Sustainability work at USC is about to get real — real enough to measure, monitor and manage most every aspect of the university’s environmental progress.
That’s because USC has decided to participate in the national Sustainability Tracking, Assessment and Ratings System (STARS) for the first time. The program is the benchmark by which more than 1,000 American colleges and universities track and disclose progress toward green goals.
It’s an important step for the university’s nascent sustainability program because it commits USC to a standardized method to inventory all its environmental actions, set baselines and measure progress. All the data is publicly reported and ranked against peer institutions, potentially inspiring universities to outperform each other.
This effort aligns nicely with President Folt’s strategic vision for sustainability at USC.
David W. Wright
Among the universities that participate in the program are Columbia University, Cornell University, Massachusetts Institute of Technology, New York University, Stanford University and the University of California. The program is run by the Philadelphia-based Association for the Advancement of Sustainability in Higher Education (AASHE).
“We will be able to benchmark our sustainability program and initiatives versus our peers to identify areas for improvement, and to monitor our progress over time,” said David Wright, senior vice president for administration at USC. “The STARS reports and ratings are made available for public view, which will promote accountability and responsibility for our university community. This effort aligns nicely with President Carol L. Folt’s strategic vision for sustainability at USC.”
Wright announced the new partnership on Nov. 2, and a university workshop occurred Nov. 13. Data collection begins in earnest over the next six months. USC will submit information to STARS in June and a public report is scheduled for July.
USC to monitor its environmental progress, create a ‘culture of sustainability’
Since her arrival at USC last year, Folt has championed environmental action, from research to curriculum to operations. The ambitious-yet-achievable initiatives call for phasing out single-use, nonessential plastics; attaining a zero waste campus; achieving carbon-neutrality; installing solar energy on buildings; and developing a 2028 Sustainability Plan to guide efforts for the coming decade. STARS is key for measuring the success of that effort.
“You can only manage what you measure,” said Ellen Dux of the USC Office of Sustainability. “It’s about creating a culture of sustainability and upping our game, so STARS is going to be an important step forward for USC.”
Reporting for the program is all-encompassing. There are scoring criteria for nearly all aspects of a university’s operations, including academics, research, civic engagement, innovation, leadership, investment and finance, operations and facilities.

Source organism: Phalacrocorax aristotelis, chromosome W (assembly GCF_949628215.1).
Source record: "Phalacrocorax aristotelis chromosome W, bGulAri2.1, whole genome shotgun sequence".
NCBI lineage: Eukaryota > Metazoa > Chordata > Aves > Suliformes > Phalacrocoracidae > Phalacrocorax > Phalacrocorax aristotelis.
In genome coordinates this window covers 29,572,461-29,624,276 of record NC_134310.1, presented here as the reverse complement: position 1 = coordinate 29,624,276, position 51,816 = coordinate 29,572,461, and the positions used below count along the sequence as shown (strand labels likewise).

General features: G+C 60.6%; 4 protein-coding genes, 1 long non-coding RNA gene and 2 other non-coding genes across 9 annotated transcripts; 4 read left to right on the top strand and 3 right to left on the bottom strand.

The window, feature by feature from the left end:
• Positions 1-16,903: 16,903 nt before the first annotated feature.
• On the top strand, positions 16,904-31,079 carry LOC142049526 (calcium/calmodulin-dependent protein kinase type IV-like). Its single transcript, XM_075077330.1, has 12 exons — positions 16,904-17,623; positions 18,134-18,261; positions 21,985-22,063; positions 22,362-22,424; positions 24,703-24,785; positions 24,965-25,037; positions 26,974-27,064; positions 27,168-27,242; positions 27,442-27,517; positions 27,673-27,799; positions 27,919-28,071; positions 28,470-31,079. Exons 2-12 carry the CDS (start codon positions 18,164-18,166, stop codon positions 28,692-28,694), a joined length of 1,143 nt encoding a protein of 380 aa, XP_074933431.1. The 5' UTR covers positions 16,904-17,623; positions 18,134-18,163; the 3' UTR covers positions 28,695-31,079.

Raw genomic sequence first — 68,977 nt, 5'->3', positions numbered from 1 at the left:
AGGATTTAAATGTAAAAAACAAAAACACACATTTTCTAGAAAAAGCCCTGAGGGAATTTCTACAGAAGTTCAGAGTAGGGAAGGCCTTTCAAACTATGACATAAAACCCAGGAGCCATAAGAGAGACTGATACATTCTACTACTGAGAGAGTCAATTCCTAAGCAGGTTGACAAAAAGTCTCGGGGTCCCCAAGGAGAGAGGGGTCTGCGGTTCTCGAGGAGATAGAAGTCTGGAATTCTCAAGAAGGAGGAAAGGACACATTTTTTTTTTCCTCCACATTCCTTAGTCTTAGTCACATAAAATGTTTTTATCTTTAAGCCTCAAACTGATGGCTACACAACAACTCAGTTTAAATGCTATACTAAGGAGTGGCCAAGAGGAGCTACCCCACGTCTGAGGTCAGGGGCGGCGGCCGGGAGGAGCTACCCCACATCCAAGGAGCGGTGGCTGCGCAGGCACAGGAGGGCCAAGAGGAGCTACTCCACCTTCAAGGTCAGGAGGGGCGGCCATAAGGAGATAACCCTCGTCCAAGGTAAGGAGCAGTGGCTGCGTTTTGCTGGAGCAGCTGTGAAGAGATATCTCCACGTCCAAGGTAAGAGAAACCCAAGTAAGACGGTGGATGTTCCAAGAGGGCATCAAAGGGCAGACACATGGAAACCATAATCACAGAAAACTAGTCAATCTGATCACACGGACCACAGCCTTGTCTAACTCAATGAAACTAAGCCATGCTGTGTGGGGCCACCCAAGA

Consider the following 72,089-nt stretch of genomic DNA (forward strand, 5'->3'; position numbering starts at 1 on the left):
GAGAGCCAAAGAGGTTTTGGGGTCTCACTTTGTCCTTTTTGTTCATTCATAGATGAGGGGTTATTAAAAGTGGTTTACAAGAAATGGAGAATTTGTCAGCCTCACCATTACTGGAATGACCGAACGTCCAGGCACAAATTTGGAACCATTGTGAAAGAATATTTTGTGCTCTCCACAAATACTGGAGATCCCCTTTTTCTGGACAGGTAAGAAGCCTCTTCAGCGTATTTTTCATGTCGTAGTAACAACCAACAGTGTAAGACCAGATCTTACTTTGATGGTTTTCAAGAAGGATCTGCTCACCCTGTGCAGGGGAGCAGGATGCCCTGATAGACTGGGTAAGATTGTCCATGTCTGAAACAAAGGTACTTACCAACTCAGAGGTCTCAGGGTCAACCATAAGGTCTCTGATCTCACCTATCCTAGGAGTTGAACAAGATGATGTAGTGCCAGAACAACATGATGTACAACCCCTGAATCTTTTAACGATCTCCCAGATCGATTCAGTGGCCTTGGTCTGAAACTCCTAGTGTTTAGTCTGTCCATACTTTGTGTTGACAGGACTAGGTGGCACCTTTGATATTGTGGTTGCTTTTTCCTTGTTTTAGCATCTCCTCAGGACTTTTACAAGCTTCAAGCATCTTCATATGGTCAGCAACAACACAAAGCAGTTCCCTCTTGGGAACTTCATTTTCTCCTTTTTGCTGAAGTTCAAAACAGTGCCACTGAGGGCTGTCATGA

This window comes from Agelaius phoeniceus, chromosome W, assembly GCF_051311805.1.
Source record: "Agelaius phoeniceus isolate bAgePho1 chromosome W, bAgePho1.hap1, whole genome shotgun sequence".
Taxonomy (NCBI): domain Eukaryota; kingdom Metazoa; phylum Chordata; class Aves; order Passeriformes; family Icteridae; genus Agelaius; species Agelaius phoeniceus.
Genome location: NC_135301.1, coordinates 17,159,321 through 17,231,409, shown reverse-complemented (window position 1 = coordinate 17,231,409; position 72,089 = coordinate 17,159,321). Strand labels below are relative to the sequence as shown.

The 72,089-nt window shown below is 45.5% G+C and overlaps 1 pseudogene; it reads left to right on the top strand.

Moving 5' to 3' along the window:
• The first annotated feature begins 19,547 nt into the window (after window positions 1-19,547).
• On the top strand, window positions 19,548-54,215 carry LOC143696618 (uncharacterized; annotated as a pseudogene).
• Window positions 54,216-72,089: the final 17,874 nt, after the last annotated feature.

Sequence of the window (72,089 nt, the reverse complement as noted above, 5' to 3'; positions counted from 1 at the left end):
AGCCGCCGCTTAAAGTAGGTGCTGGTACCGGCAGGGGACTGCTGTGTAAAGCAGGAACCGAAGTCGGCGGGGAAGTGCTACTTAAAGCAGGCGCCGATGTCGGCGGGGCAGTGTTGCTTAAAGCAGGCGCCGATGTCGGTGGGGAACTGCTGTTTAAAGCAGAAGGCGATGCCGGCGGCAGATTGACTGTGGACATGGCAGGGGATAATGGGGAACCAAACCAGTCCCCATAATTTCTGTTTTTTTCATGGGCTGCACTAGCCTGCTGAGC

Because the rankings are public, peer institutions can compare their progress, which helps spur innovation. Schools are ranked in tiers, with platinum being tops. For these reasons, participating in STARS has been a priority for USC’s sustainability leaders among faculty, staff and students.
Trojans embrace improving the university’s environmental footprint
Alyssa Caravas is one of three USC students working on the project. She’s an environmental studies major at the USC Dornsife College of Letters, Arts and Sciences. When she heard about the effort, she attended an AASHE online workshop and volunteered to help the Office of Sustainability. She wants to study waste and food management.
“I’ve always been interested in trash, what’s recyclable and compostable. USC is so awesome for providing this opportunity for students,” Cavaras said.
USC is building its sustainability muscle.
She grew up in Indio, about 130 miles east of Los Angeles, and says she’s had a concern about making the world better from a young age.
“Change starts with ourselves and with leadership, and the university is a leader now that President Folt has done so much to advance sustainability. Everyone talks about how she’s done such a great job pressing for environmental initiatives,” Cavaras said.
In the coming months, USC staff and some students will undertake a top-to-bottom inventory of the university’s environmental footprint. Among the operations to be assessed are water use, opportunities for reducing waste, fuel use, energy consumption, vehicle trips, supply chains and procurement practices. The task will be especially challenging because it is launching at the same time the university is building its sustainability program — all while the university is substantially closed due to the COVID-19 pandemic.
“It’s going to be a big lift this coming year, so we just need to dive in and start,” Dux said. “We need to understand our metrics. USC is building its sustainability muscle.”
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